Derek Carr may have been drafted behind Jacksonville play-caller Blake Bortles, but the Raiders quarterback proved Sunday that he’s got the higher ceiling. (Stan Olszewski/Special to S.F. Examiner)

Derek Carr may have been drafted behind Jacksonville play-caller Blake Bortles, but the Raiders quarterback proved Sunday that he’s got the higher ceiling. (Stan Olszewski/Special to S.F. Examiner)

Carr bests Bortles, Raiders get this one right

Two years ago, general manager Reggie McKenzie and the Raiders had a crucial decision to make.

The Raiders were in search of a franchise quarterback. At the No. 5 pick, they were in position to take Blake Bortles, Teddy Bridgewater or Johnny Manziel or to trade up to get one of them. Instead, they selected linebacker Khalil Mack in the first round then quarterback Derek Carr early in Round 2.

After a chippy 33-16 road victory against Bortles and the Jacksonville Jaguars on Sunday, could there be any doubt that McKenzie and company nailed this one?

By his standards, Carr was ordinary — 200 yards in the air, one touchdown, no interceptions. Bortles threw for 246 yards, one TD and two interceptions in six more attempts. Those were hardly the kind of numbers one expected of the third pick in the draft, especially against the statistically worst defense in the league.

But the numbers didn’t tell the entire story. No, it was the eye test that told the QBs apart. Carr is more accurate. More poised. More fundamentally sound. Less mistake-prone. Bortles is more mobile, but that’s about it.

Like Carr, Bortles remains a work in progress. He may turn out to be an above-average quarterback down the road. Carr has a much higher ceiling. He has the look of a guy who can lead a team to a Super Bowl one day.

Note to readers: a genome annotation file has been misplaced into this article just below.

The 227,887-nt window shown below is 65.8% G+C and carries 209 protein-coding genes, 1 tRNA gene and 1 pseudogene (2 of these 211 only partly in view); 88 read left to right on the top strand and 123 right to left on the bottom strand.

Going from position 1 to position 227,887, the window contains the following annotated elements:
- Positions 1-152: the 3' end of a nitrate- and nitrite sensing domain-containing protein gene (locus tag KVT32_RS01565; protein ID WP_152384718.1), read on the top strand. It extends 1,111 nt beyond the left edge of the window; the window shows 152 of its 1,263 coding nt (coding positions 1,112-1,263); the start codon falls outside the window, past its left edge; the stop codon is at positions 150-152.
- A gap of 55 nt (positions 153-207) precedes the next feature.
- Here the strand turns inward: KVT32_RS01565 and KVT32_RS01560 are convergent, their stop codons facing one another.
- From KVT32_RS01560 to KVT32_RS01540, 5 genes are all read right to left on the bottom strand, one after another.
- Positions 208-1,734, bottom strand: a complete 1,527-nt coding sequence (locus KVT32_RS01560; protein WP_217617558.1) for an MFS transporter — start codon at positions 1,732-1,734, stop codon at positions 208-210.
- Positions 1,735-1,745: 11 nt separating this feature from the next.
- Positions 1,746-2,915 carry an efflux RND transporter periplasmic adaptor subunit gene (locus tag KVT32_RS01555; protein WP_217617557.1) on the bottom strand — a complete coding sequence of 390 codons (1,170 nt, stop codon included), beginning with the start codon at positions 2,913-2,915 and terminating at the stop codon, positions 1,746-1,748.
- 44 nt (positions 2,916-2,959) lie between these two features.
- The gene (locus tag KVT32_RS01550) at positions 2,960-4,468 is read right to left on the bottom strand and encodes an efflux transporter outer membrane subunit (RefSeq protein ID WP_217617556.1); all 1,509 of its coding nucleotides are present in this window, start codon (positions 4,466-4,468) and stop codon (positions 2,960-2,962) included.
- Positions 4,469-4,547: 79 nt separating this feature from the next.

Meanwhile, the injured Bridgewater is out for the season. His future with the Minnesota Vikings is a bit iffy.

And who knows where the heck Manziel is these days. Does anyone want to know?

LOCATION, LOCATION, LOCATION: Michael Crabtree’s best move isn’t the curl or slant pattern. It’s the one that got the Raiders’ wide receiver the heck out of Santa Clara and away from Colin Kaepernick two years ago.

In 23 regular-season games since then, Crabtree already has caught more touchdowns passes (15) from Carr than he did any 49ers’ quarterback in his first 79 games in the league.

Makes a difference when a receiver has a quarterback who stays in the pocket and delivers the ball on time, ya think?

GAG ORDER: Crabtree was flagged for a throat-slash gesture after his huge touchdown late in the second quarter. From here, it looked more like a throat grab intended for the Giants’ bullpen.

NO GUTS, NO ‘W:’ Jaguars coach Gus Bradley wimped out in the third quarter, when he opted for a 26-yard field goal on fourth-and-4 despite a 20-6 deficit.

And you could just hear Raiders coach Blackjack Del Rio think on the other side: “Suck-ers!”

SEPARATED AT BIRTH: Darren McFadden and Latavius Murray.

NOW HEAR THIS: The fans were so loud for the Raiders, one almost thought they were in Las Vegas already.

THEY’LL TAKE IT: The Raiders held the 31st-ranked offense in yards gained to one touchdown and forced three turnovers. When your defense is on a pace to set an NFL record for yards allowed in one season, that’s a step forward.

Too bad veteran Malcom Smith had his head somewhere else. He was flagged for a hold and late hit, although the latter wasn’t as bad as it looked initially. Then, the linebacker had the ball ripped away from him for a late touchdown.

The first penalty on No. 53 was the Raiders’ 53rd of the season, most in the league. Hey, who says their defense isn’t in sync?

WISHFUL THINKING: Those mistakes weren’t as bad as confused CBS analyst Trent Green, who twice referred to Clive Walford as a Jaguar until somebody got in his ear.

After Walford dropped a pass in the end zone in the first quarter, some Raiders fans probably wished he was a Jaguar, too.

Got an opinion? A gripe? A compliment? A compliment?! Send them to pladd@aol.com, and who knows, you may get your name in the paper before long.

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